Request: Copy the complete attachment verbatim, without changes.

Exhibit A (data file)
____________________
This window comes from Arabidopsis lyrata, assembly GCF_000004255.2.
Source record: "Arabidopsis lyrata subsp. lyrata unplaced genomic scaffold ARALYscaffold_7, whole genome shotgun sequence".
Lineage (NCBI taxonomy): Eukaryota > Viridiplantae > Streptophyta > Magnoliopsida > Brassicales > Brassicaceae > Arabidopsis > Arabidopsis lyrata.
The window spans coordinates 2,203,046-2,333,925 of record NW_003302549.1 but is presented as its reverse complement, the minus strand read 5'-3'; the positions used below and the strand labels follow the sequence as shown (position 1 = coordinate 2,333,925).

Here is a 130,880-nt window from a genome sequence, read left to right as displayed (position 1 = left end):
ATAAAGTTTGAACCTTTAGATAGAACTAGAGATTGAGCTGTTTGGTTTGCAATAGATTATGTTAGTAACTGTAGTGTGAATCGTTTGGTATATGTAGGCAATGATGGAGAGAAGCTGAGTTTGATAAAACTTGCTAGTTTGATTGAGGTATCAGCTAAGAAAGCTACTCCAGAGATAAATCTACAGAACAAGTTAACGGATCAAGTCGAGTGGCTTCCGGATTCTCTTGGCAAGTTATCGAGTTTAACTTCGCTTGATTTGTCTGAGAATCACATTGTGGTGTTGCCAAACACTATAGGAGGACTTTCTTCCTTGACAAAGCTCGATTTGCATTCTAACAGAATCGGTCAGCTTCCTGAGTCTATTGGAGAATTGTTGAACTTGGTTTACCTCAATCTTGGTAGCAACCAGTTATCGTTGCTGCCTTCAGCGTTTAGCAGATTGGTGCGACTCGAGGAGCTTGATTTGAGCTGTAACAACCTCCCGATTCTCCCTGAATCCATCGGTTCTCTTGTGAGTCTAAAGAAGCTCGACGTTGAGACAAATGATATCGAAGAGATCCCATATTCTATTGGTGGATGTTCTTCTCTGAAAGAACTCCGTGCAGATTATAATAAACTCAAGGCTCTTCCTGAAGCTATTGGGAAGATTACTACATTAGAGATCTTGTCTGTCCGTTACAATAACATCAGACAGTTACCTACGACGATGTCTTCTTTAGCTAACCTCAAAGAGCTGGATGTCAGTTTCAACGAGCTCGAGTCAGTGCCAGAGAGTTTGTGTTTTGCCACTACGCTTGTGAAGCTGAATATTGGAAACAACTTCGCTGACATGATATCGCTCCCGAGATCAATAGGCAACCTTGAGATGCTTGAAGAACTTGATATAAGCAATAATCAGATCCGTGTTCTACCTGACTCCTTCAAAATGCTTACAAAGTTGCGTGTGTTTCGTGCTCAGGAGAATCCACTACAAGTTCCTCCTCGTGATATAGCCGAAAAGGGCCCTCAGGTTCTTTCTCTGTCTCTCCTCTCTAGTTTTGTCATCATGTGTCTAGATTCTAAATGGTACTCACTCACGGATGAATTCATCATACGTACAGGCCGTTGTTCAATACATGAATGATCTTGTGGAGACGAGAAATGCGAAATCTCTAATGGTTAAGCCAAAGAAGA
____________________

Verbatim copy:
This window comes from Arabidopsis lyrata, assembly GCF_000004255.2.
Source record: "Arabidopsis lyrata subsp. lyrata unplaced genomic scaffold ARALYscaffold_7, whole genome shotgun sequence".
Lineage (NCBI taxonomy): Eukaryota > Viridiplantae > Streptophyta > Magnoliopsida > Brassicales > Brassicaceae > Arabidopsis > Arabidopsis lyrata.
The window spans coordinates 2,203,046-2,333,925 of record NW_003302549.1 but is presented as its reverse complement, the minus strand read 5'-3'; the positions used below and the strand labels follow the sequence as shown (position 1 = coordinate 2,333,925).

Here is a 130,880-nt window from a genome sequence, read left to right as displayed (position 1 = left end):
ATAAAGTTTGAACCTTTAGATAGAACTAGAGATTGAGCTGTTTGGTTTGCAATAGATTATGTTAGTAACTGTAGTGTGAATCGTTTGGTATATGTAGGCAATGATGGAGAGAAGCTGAGTTTGATAAAACTTGCTAGTTTGATTGAGGTATCAGCTAAGAAAGCTACTCCAGAGATAAATCTACAGAACAAGTTAACGGATCAAGTCGAGTGGCTTCCGGATTCTCTTGGCAAGTTATCGAGTTTAACTTCGCTTGATTTGTCTGAGAATCACATTGTGGTGTTGCCAAACACTATAGGAGGACTTTCTTCCTTGACAAAGCTCGATTTGCATTCTAACAGAATCGGTCAGCTTCCTGAGTCTATTGGAGAATTGTTGAACTTGGTTTACCTCAATCTTGGTAGCAACCAGTTATCGTTGCTGCCTTCAGCGTTTAGCAGATTGGTGCGACTCGAGGAGCTTGATTTGAGCTGTAACAACCTCCCGATTCTCCCTGAATCCATCGGTTCTCTTGTGAGTCTAAAGAAGCTCGACGTTGAGACAAATGATATCGAAGAGATCCCATATTCTATTGGTGGATGTTCTTCTCTGAAAGAACTCCGTGCAGATTATAATAAACTCAAGGCTCTTCCTGAAGCTATTGGGAAGATTACTACATTAGAGATCTTGTCTGTCCGTTACAATAACATCAGACAGTTACCTACGACGATGTCTTCTTTAGCTAACCTCAAAGAGCTGGATGTCAGTTTCAACGAGCTCGAGTCAGTGCCAGAGAGTTTGTGTTTTGCCACTACGCTTGTGAAGCTGAATATTGGAAACAACTTCGCTGACATGATATCGCTCCCGAGATCAATAGGCAACCTTGAGATGCTTGAAGAACTTGATATAAGCAATAATCAGATCCGTGTTCTACCTGACTCCTTCAAAATGCTTACAAAGTTGCGTGTGTTTCGTGCTCAGGAGAATCCACTACAAGTTCCTCCTCGTGATATAGCCGAAAAGGGCCCTCAGGTTCTTTCTCTGTCTCTCCTCTCTAGTTTTGTCATCATGTGTCTAGATTCTAAATGGTACTCACTCACGGATGAATTCATCATACGTACAGGCCGTTGTTCAATACATGAATGATCTTGTGGAGACGAGAAATGCGAAATCTCTAATGGTTAAGCCAAAGAAGA